Finding and thanking a prosecutor and officer
December 1, 2016 10:32 AM   Subscribe

How do I find details on a decades-old felony case and then thank the prosecutor and officer?

About fifteen years ago, my mother and I were robbed while walking to a bus stop at night. She was then raped while I was held at knifepoint. It's reasonable to say that the responding officer saved our lives, and the public prosecutor gave us some peace of mind during that time. I've since lost all details of the case besides the jurisdiction of the officer (somewhere in L.A. County) and where the case was at; I was a minor at the time, so I was entered in as a John Doe, while she (perfectly understandably) doesn't recall anything else about it. (Assume that I won't be asking my mom for a helping hand here.)

For all intents and purposes, the case, insofar as it's possible, was "anonymous," and I only have the blurrest of details to go off of. I had always wanted to thank both individuals for what they did that night, so my question here is two-fold:

Is there any way I can contact the court system and/or the P.D. to find out the names of these people? (Again, I just have the vaguest physical hints.) Where would I begin to look? Both city and county records are probably gigantic, but I have the time (though tips would greatly help); my concern is more if those records would be sealed and otherwise unavailable to the public.

If I do manage to find who both were, would it be out-of-bounds of professional and social etiquette to thank them (card and chocolates, say)? I understand that it was their job to do what they did in that day and in those weeks, but I want to let them know that what they did was meaningful to me, even years out. In my mind I'd send it to the office, but is this out-of-bounds as well?

Thanks in advance.
posted by anonymous to Human Relations (7 answers total) 2 users marked this as a favorite
 
If you can recall an approximate date that will help a lot. You and your mom should be listed as witnesses at the very least. LA County will have a way to look up cases. A lot of places have those records online now, but there are also a lot where you still have to visit the county courthouse and sometimes pay a fee.

There is a pretty strong chance that one or both of them have moved on to other jobs by now, but I doubt they would be upset to receive a note of thanks from you.
posted by wierdo at 10:47 AM on December 1, 2016 [1 favorite]


Call the county court clerk (or go down there if you have time. I've gone to my county court to search for cases; even the older ones are searchable on microfiche.)

I can't imagine why it would be out of bounds to thank them. Once you have their names you can probably find them on Linkedin to see where they are now and how to contact them.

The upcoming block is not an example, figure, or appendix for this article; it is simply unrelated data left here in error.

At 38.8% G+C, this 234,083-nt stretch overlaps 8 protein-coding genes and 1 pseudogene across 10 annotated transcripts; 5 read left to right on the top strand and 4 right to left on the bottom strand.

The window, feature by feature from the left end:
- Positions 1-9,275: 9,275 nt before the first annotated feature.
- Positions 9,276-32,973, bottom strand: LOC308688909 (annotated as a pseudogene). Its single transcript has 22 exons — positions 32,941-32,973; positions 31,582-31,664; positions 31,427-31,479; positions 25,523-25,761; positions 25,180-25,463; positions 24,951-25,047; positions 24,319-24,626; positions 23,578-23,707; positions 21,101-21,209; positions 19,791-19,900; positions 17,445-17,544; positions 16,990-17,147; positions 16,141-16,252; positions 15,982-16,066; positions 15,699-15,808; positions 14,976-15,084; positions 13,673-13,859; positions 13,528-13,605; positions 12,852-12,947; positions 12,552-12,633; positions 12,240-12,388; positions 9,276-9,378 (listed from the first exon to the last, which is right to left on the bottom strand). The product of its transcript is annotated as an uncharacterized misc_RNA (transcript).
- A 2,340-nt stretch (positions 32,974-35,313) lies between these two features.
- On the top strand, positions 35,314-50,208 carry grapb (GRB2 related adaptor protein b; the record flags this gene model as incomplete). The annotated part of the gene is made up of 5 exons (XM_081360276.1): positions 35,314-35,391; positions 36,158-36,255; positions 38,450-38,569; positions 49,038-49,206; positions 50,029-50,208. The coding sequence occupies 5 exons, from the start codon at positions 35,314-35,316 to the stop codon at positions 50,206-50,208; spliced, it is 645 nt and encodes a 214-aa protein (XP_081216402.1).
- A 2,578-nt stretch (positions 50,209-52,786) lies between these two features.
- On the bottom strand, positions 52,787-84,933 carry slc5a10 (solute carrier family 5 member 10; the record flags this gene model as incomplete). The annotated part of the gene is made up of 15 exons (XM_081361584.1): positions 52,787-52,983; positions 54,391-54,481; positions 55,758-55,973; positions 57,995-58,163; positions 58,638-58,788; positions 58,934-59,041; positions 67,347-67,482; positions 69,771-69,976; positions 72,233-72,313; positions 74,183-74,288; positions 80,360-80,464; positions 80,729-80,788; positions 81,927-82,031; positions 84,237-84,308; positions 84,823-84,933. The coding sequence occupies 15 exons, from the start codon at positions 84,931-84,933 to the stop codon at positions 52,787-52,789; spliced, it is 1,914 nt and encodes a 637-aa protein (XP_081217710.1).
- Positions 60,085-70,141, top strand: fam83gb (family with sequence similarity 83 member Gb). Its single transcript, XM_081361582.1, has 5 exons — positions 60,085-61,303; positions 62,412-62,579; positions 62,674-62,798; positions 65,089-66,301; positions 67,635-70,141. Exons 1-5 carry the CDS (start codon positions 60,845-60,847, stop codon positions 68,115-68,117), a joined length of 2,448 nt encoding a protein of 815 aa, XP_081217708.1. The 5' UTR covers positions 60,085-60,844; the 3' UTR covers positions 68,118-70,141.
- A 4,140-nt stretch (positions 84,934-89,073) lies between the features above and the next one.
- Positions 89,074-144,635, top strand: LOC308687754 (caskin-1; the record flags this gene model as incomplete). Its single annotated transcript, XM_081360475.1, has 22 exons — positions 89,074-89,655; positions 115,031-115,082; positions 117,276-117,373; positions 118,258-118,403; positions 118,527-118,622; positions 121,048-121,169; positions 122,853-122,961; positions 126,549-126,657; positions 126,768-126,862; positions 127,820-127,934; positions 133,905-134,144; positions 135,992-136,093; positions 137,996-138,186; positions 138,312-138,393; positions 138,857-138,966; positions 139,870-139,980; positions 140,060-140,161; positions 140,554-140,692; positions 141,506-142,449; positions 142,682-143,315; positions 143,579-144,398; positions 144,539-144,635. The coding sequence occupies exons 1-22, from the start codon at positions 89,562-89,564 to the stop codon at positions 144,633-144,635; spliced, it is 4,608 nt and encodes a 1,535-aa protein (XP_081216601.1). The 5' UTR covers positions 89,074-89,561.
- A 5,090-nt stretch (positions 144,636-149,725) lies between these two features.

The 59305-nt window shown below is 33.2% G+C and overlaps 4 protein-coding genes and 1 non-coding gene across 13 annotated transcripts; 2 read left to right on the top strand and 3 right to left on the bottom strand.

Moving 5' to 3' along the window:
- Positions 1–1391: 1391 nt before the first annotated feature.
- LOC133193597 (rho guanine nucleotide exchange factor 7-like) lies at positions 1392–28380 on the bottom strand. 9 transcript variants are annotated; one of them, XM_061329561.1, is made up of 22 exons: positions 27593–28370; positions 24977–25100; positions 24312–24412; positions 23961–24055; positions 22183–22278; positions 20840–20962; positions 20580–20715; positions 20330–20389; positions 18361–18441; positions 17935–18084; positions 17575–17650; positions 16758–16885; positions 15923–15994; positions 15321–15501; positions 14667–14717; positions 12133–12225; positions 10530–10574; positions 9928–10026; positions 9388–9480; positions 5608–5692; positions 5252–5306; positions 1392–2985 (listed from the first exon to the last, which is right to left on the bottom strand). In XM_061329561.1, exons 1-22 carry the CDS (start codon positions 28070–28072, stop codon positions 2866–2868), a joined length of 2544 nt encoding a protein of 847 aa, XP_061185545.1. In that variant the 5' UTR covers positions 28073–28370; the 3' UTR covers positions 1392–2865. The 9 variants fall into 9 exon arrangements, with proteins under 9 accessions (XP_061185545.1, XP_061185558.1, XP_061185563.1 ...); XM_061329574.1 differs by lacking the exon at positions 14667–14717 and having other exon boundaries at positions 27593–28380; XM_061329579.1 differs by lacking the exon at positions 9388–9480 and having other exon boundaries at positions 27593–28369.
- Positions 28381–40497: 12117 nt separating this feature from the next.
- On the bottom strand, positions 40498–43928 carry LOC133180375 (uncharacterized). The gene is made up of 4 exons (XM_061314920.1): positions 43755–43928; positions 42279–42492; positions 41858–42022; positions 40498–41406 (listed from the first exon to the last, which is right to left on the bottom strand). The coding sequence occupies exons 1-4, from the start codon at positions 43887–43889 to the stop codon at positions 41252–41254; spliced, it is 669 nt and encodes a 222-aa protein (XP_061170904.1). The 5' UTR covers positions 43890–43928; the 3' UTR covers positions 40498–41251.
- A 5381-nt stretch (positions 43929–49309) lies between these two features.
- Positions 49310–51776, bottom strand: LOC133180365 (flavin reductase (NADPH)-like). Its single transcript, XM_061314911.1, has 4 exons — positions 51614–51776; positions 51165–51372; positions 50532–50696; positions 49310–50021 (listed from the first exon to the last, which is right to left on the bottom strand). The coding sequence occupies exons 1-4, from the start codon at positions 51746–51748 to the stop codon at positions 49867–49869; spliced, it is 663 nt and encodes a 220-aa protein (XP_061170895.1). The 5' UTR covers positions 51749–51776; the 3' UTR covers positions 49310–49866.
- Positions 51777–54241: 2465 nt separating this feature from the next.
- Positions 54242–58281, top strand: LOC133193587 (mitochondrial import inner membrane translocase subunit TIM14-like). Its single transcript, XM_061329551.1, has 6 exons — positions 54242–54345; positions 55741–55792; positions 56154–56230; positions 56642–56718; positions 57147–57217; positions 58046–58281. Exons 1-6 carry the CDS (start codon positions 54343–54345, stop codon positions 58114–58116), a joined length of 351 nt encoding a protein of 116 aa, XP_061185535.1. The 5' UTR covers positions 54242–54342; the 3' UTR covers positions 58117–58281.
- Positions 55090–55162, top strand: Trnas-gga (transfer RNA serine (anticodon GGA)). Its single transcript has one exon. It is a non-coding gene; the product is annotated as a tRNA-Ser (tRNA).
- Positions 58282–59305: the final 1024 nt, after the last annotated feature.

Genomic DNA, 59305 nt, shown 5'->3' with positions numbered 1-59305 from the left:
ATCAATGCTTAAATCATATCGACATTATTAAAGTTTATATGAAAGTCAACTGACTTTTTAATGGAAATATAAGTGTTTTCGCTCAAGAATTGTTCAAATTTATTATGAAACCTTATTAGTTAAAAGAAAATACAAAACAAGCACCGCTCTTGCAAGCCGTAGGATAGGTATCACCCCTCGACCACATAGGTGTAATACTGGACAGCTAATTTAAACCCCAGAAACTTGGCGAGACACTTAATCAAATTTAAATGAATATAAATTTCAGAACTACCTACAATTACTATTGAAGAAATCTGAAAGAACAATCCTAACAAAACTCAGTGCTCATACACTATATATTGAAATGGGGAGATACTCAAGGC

posted by fingersandtoes at 10:51 AM on December 1, 2016 [1 favorite]


File a request for records of the case with the Los Angeles Police Department pursuant to the California Public Records Act. From the LAPD's FAQ on this process:
the report of crimes and incidents written in the course of business of a law enforcement agency are public records and subject to release under CPRA with some exemptions....

Any person can make a Public Records request.

However public disclosure is regulated by several different statutes dependent upon on the record....

A public records request for information from the Los Angeles Police Department can be started by contacting the Los Angeles Police Department Discovery Section at 213-978-2100.

You will want to include the following information to ensure the scope of the request is understood and clear enough for personnel to determine if we have the records you are requesting.

• The date(s) of the record
• The subject of the record
• A clear and specific description of the record
• Any additional information that helps staff identify the record
• Your complete contact information, so that we may notify you when your request is available

Prompt access to public records is required by the CPRA (Government Code 6253).
posted by John Cohen at 11:26 AM on December 1, 2016


Since you asked, I'm going to just note that sending chocolates feels a bit off to me in this situation, and if I were the prosecutor or officer, I would probably think that's a little strange. I think just a note is best.
posted by holborne at 11:44 AM on December 1, 2016 [3 favorites]


Thanking them long after the fact is entirely acceptable and will likely come as a pleasant surprise to people whose work can be thankless. Stick to words though, chocolates are not the right fit for this kind of communication.

Sending your note to their current office is appropriate; don't seek out their home addresses. If they are retired, the office they retired from can forward it to them.
posted by headnsouth at 11:45 AM on December 1, 2016 [9 favorites]


I used to work in law enforcement and often think of the people that I helped. I'd be very touched to receive a note from a citizen from my past. It's a very considerate gesture.
posted by jennstra at 12:59 PM on December 2, 2016


Given the nature of their positions, I doubt that either of them would (or should) eat or drink anything that was sent to them at work. I bet that a card or note with sincere thanks would mean more to them.
posted by amicamentis at 1:34 PM on December 5, 2016 [1 favorite]


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